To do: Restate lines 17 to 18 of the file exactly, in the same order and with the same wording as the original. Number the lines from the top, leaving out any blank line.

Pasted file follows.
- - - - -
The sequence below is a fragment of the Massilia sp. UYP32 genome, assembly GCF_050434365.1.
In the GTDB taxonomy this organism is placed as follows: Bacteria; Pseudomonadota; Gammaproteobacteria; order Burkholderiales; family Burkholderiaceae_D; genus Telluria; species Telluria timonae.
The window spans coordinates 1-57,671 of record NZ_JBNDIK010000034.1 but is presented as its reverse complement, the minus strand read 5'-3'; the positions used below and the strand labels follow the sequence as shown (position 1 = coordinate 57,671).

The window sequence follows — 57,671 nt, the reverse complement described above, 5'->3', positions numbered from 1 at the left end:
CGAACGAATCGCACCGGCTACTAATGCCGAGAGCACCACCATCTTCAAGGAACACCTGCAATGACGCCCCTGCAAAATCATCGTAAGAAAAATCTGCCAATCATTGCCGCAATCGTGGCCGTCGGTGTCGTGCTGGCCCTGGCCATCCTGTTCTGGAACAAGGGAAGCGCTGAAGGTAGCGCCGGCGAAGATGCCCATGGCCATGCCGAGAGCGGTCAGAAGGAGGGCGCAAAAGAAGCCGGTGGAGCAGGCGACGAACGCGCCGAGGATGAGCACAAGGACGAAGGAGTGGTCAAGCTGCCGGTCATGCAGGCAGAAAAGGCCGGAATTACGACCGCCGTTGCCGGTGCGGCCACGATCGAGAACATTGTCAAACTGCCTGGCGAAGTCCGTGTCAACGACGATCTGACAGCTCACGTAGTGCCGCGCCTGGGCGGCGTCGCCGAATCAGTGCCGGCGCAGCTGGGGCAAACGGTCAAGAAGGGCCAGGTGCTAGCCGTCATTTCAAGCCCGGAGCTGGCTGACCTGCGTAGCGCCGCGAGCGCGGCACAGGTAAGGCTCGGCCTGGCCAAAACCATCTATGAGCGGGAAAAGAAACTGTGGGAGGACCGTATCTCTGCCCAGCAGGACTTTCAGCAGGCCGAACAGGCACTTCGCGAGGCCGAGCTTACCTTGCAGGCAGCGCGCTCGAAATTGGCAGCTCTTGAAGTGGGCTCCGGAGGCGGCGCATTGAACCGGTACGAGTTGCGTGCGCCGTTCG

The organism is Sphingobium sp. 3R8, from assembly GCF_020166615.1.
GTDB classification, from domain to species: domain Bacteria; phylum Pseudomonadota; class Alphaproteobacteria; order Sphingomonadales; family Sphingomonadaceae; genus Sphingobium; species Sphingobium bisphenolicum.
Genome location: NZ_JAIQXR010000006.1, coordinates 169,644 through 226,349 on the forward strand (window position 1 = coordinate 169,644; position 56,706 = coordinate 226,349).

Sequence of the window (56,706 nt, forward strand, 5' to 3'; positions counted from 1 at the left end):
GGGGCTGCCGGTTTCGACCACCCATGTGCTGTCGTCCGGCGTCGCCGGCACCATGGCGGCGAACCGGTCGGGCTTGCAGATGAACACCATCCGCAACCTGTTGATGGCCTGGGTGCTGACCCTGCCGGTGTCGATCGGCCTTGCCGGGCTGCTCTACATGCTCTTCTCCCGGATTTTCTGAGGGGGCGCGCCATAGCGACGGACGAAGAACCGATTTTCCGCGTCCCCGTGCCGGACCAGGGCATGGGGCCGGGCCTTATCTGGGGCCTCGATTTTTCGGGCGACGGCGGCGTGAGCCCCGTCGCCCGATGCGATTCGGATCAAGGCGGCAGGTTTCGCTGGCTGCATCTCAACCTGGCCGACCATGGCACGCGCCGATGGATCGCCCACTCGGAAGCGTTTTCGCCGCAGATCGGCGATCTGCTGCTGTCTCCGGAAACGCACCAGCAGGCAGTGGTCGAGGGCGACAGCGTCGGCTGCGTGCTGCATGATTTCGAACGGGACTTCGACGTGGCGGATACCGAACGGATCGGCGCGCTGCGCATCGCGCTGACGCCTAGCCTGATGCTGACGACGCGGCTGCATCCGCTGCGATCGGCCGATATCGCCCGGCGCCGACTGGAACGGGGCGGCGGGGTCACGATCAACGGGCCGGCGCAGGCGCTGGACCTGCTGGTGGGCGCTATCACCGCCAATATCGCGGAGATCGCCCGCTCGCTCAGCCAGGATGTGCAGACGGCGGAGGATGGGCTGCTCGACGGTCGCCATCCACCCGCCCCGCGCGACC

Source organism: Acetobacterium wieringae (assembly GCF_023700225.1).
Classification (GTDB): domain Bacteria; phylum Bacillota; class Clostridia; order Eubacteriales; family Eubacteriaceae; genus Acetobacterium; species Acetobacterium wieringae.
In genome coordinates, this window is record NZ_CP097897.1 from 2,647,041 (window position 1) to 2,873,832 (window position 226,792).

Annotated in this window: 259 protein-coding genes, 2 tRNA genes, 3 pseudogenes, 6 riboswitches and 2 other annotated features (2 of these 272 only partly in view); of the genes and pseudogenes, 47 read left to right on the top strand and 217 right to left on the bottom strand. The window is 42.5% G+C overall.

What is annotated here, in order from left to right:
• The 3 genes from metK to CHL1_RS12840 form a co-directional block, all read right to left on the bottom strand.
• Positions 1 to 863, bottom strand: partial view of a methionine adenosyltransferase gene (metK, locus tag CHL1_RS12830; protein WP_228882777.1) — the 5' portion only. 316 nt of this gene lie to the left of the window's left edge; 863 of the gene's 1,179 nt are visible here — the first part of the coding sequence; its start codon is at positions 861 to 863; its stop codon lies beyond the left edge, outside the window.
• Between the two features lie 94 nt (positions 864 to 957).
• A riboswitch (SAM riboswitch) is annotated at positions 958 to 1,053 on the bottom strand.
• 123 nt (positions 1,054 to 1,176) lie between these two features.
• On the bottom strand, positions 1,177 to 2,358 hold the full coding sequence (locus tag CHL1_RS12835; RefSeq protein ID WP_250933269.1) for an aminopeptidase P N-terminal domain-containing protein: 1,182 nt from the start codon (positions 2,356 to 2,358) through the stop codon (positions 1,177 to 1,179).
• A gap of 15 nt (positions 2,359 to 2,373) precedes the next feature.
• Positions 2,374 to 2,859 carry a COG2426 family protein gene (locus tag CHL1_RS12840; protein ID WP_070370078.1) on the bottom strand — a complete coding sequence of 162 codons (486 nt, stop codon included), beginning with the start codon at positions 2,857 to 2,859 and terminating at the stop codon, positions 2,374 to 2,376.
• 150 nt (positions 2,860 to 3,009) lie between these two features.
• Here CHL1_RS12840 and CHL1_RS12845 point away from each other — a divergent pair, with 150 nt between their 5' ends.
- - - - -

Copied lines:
• Positions 1 to 863, bottom strand: partial view of a methionine adenosyltransferase gene (metK, locus tag CHL1_RS12830; protein WP_228882777.1) — the 5' portion only. 316 nt of this gene lie to the left of the window's left edge; 863 of the gene's 1,179 nt are visible here — the first part of the coding sequence; its start codon is at positions 861 to 863; its stop codon lies beyond the left edge, outside the window.
• Between the two features lie 94 nt (positions 864 to 957).